Cells utilise a centralized control system to check whether appropriate conditions have been achieved before passing three key checkpoints in the cell cycle. Cell growth is checked at the G1 checkpoint. The G1 checkpoint makes the main decision of whether the cell should divide, delay division, or enter a resting stage and it is located near the end of G1 and just before entry into S phase. If conditions are favorable for cell division, the cell begins to copy their DNA to begin the S phase. The G1 checkpoint is where complex eukaryotes normally arrest the cell cycle if environmental conditions make cell division unfavorable or if the cell passes into the extended resting period called G0. DNA replication is assessed at the G2 checkpoint. The second checkpoint, the G2 checkpoint, triggers the start of M phase. If this checkpoint is passed, the cell initiates the many molecular processes that signal the beginning of mitosis. Mitosis is assessed at the M checkpoint. The third checkpoint, the M checkpoint, occurs at metaphase and triggers the exit from mitosis and cytokinesis and the beginning of G1.
Cancer can be caused by chemicals like those in cigarette smoke, by environmental factors such as UV rays that damage DNA, or in some instances by viruses that circumvent the cell’s normal growth and division controls. Whatever the immediate cause, however, all cancers are characterized by unrestrained cell growth and division. The cell cycle never stops in a cancerous line of cells. Cancer results from damaged genes failing to control cell division. One particular gene seems to be a key regulator of the cell cycle known as p53. This gene plays a key role in the G1 checkpoint of cell division. If the p53 protein detects damaged DNA, it halts cell division and stimulates the activity of special enzymes to repair the damage. The gene p53 allows cell division to continue once the DNA has been repaired. In instances where the DNA cannot be repaired, p53 would then direct the cell to activate apoptosis (cell suicide). The p53 protein typically monitors DNA and destroys cells with irreparable damage to their DNA. Abnormal p53 protein does not halt cell division nor does it repair DNA. Cancer results as damaged cells proliferate in the body. By stopping division in damaged cells, p53 work to prevent the formation of tumors. Scientists have found, through various tests, that p53 is itself damaged beyond use in most human cancers they have examined. This supports the theory that it is precisely because p53 is non-functional that these cancer cells are allowed undergo cell division without being halted at the G1 checkpoint. As more and more damage occurs to these cells, they become cancerous.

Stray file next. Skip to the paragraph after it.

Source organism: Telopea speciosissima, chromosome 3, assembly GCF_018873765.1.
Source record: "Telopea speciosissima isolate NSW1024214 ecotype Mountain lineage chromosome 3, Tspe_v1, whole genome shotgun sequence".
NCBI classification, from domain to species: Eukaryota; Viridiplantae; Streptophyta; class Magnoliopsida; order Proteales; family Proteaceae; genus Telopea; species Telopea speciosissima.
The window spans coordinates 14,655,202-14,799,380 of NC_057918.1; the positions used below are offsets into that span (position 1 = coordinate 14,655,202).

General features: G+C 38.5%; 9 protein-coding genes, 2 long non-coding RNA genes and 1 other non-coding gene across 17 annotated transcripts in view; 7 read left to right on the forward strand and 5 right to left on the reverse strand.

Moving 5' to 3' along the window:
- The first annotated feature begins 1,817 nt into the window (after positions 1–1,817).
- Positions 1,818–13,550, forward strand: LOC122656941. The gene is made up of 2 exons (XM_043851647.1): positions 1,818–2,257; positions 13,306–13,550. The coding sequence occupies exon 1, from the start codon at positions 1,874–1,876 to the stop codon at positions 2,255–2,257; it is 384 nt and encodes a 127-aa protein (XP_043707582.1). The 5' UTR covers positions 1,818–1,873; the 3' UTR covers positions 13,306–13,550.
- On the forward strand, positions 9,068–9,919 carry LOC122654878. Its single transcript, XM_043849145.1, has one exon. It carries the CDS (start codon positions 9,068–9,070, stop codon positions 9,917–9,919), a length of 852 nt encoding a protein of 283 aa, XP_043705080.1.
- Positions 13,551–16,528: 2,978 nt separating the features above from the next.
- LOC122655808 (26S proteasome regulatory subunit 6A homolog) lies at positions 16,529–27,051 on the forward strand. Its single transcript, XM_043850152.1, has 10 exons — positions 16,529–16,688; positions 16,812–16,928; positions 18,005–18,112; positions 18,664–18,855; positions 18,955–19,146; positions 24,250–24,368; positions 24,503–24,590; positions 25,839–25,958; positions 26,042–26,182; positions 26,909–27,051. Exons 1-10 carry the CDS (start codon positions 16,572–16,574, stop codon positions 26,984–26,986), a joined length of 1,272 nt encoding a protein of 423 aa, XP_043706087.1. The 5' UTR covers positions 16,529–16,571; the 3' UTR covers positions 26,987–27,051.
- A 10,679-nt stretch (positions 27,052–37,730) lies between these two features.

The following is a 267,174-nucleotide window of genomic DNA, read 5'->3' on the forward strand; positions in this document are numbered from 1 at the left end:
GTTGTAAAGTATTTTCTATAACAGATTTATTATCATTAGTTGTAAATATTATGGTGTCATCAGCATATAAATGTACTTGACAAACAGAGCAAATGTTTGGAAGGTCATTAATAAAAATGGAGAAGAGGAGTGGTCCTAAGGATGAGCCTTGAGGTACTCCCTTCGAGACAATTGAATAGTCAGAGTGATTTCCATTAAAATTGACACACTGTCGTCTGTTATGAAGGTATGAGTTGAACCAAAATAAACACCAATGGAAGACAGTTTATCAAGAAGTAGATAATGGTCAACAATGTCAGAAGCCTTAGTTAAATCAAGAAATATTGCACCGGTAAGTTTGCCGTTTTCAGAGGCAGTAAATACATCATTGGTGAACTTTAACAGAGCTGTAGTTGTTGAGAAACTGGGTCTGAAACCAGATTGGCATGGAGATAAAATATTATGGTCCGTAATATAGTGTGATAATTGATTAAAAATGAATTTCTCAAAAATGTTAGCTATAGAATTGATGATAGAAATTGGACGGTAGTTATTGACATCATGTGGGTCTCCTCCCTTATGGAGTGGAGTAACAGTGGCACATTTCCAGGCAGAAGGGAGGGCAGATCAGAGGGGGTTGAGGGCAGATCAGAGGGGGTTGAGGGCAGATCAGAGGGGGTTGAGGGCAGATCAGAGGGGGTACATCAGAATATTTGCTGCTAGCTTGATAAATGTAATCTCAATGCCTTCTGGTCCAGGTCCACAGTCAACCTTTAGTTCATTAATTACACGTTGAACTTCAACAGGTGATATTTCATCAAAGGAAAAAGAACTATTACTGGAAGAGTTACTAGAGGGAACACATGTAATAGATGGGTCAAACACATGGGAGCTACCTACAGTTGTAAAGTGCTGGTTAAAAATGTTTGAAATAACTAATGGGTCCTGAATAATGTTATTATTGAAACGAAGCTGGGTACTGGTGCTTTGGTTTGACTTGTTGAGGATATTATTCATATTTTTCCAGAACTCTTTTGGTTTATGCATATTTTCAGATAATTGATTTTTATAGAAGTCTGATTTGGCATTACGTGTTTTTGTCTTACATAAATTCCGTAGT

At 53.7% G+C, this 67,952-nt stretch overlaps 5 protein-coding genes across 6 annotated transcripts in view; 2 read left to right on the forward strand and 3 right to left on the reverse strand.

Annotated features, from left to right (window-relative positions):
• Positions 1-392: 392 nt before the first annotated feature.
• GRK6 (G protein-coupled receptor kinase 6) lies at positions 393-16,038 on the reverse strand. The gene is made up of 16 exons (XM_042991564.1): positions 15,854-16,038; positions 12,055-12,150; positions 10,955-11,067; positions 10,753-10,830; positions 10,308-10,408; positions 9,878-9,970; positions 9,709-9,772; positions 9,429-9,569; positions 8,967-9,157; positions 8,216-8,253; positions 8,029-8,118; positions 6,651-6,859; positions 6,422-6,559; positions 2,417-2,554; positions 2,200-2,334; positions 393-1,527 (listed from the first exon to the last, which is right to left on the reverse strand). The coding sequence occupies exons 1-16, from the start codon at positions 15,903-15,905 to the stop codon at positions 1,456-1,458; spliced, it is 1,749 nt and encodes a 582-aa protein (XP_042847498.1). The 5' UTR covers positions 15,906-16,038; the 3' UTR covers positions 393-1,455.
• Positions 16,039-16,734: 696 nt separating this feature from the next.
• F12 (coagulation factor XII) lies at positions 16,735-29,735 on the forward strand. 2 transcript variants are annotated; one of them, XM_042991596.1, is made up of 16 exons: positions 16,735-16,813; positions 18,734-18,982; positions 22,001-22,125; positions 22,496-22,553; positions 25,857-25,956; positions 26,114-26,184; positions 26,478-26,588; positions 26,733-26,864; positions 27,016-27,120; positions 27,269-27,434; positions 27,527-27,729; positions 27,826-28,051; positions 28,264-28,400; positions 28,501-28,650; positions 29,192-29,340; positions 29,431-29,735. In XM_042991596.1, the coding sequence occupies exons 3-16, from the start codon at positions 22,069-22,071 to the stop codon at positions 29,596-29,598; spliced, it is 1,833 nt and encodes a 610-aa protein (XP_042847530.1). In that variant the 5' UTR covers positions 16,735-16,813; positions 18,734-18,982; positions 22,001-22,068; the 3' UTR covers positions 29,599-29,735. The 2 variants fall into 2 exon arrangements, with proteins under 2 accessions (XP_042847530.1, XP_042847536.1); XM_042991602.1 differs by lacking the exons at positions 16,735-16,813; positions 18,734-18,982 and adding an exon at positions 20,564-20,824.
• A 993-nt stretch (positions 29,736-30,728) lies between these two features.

1) Maton A, Hopkins JJ, LaHart S, Quon Warner D, Wright M, Jill D (1997). Cells: Building Blocks of Life. New Jersey: Prentice Hall. pp. 70–4
2) Wilbur, Beth, editor. The World of the Cell, Becker, W.M., et al., 7th ed. San Francisco, CA; 2009.
3) Kent, M. (2000). Advanced Biology. Pages 246 -247. Oxford University Press.
4) M.B.V. Roberts, J. M. (1985) Biology for CXC. Pages 266 – 267. Cheltenham: Thomas Nelson and Sons Limited.
5) Slack, J.M.W. (2013) Essential Developmental Biology. Wiley-Blackwell, Oxford.
6) Hayflick L; Moorhead PS (December 1961). “The serial cultivation of human diploid cell strains”. Exp. Cell Res. 25: 585–621.